When running, I noticed a very long runtime on the lemon test. At first I
suspected an infinite loop, but it turned out the test simply needed around
1000 seconds to run. Some investigation turned out that the lemon program does
a lot of forking (it runs every input file 20 times, so that's around 200
forks). However, since the forking happens quite early in the main function,
it happens before most of the program is JITted. So, every one of these forked
process is taking a few seconds to compile the other needed functions, over
and over again.

A solution for this problem seems to be to run the lemon test with the
-no-lazy option, so things get compiled before forking. In my case, this
reduced runtime from 1000+ seconds to only 16 seconds.

Intrestingly enough, I can't seem to find similar behaviour in the test
results on llvm.org/nightlytest (though I only checked two machines [since the
results take ages to load...] of which
only one actually ran the test). Am I the only one that is experiencing this?

Anyhow, the below patch fixes the problem for me, good to commit?

Ouch. I didn't notice this. I don't think passing this option is the right fix though. Any test that forks a lot is simply not a good compiler benchmark. The right thing to do is to eliminate the forking. Is that cannot be easily done. We should remove it from our test suite.

Thanks,

Evan

Evan Cheng wrote:

Hi,

I've been toying around with the testsuite for a bit, and after
recompiling
llvm-gcc a bunch of times and fixing a nasty bashism bug, I actually
got it to
run and pass most tests.

When running, I noticed a very long runtime on the lemon test. At
first I
suspected an infinite loop, but it turned out the test simply needed
around
1000 seconds to run. Some investigation turned out that the lemon
program does
a lot of forking (it runs every input file 20 times, so that's
around 200
forks). However, since the forking happens quite early in the main
function,
it happens before most of the program is JITted. So, every one of
these forked
process is taking a few seconds to compile the other needed
functions, over
and over again.

A solution for this problem seems to be to run the lemon test with the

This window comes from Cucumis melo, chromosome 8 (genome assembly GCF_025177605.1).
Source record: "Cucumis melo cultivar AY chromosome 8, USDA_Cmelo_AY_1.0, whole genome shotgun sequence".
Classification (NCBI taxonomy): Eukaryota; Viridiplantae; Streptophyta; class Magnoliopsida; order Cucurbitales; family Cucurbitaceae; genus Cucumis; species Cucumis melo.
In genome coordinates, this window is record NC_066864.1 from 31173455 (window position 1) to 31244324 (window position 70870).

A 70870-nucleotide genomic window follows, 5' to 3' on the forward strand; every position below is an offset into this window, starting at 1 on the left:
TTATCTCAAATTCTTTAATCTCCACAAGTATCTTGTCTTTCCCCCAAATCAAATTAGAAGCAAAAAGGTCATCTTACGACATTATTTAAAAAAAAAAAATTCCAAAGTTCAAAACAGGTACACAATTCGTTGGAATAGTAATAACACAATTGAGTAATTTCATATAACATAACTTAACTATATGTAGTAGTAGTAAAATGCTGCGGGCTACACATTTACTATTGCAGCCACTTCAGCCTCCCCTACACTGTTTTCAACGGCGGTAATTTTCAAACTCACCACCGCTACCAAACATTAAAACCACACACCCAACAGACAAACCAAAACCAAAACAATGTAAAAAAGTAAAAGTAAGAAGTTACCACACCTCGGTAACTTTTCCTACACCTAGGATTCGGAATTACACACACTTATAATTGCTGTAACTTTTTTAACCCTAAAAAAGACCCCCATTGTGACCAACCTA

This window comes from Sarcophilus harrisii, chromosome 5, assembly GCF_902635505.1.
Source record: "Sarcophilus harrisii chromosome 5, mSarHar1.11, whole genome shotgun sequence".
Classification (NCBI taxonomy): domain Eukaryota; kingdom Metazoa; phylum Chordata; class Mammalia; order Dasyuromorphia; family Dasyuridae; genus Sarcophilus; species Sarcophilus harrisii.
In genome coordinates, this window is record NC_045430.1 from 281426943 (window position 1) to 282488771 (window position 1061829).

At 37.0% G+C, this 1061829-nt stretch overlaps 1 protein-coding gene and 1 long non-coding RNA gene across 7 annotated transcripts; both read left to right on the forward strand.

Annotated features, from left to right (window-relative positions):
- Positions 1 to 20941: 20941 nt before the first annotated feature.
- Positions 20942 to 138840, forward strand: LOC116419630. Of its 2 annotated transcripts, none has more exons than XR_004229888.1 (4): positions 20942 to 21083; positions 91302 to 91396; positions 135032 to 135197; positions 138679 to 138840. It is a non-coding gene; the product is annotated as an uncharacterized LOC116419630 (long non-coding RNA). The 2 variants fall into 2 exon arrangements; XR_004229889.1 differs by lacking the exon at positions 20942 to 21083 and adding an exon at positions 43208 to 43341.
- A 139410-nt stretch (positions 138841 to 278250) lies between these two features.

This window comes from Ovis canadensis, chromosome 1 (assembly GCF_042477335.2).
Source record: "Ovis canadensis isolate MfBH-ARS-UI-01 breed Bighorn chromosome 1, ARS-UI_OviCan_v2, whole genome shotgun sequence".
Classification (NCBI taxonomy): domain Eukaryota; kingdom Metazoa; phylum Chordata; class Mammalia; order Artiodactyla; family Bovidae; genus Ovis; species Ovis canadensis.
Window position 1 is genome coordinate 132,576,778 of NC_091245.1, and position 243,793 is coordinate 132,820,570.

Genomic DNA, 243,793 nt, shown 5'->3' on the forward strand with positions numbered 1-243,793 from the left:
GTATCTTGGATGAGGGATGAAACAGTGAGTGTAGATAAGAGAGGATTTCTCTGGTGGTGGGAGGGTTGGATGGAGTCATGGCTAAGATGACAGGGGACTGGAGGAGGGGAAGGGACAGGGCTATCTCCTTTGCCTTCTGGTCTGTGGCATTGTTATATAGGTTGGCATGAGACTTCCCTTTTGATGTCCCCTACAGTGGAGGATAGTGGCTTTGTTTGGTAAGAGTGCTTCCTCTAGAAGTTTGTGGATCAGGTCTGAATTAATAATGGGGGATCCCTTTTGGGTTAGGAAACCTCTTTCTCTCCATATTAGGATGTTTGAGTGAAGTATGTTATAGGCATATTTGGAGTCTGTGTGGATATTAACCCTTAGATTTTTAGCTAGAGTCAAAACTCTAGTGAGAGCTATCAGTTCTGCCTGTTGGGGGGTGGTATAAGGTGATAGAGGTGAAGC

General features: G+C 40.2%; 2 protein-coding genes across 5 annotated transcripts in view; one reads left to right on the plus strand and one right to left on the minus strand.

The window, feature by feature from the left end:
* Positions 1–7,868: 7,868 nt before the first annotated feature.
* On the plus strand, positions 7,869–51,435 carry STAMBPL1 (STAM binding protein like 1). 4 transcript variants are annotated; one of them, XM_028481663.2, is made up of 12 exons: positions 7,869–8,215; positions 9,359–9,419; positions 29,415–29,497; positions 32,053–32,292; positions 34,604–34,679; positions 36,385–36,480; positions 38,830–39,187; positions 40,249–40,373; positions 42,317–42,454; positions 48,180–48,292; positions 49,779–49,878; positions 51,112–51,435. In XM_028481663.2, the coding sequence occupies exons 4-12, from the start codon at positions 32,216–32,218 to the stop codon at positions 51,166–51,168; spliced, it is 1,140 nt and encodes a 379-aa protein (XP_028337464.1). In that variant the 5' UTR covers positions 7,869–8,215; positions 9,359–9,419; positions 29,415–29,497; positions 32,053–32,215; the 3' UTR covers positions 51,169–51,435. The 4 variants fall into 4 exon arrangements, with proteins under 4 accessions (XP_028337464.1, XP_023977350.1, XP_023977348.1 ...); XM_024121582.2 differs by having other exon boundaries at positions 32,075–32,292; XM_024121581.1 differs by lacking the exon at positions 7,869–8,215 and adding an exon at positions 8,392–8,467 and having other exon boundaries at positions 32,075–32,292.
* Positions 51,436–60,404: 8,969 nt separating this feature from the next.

-no-lazy option, so things get compiled before forking. In my case,
this
reduced runtime from 1000+ seconds to only 16 seconds.

Intrestingly enough, I can't seem to find similar behaviour in the
test
results on llvm.org/nightlytest (though I only checked two machines
[since the
results take ages to load...] of which
only one actually ran the test). Am I the only one that is
experiencing this?

Anyhow, the below patch fixes the problem for me, good to commit?
    
Ouch. I didn't notice this. I don't think passing this option is the
right fix though. Any test that forks a lot is simply not a good
compiler benchmark. The right thing to do is to eliminate the forking.
Is that cannot be easily done. We should remove it from our test suite.
  
The forking was introduced because the runtime was too small; the
program keeps global state, so there is no easy way to reset state.
I would prefer to remove the forking (and get short runtimes again),
rather than removing it completely from the testsuite.
What do you think?

Best regards.
--Edwin

I think this direction is wrong. I'd rather have some infrastructure that can get nanoseconds or tick counters and print them... This then allows for a microbenchmark suite, which I think fits in nicely with the llvm philosophy.

No, this is completely inappropriate for llvm-test.

-Chris

I agree with Evan, that removing the forking is best. Even if lemon isn't useful as a perf test, it would be useful to keep it as a correctness test. For this, a short runtime is ok. I'd rather have it with a short runtime than just removing it entirely.

-Chris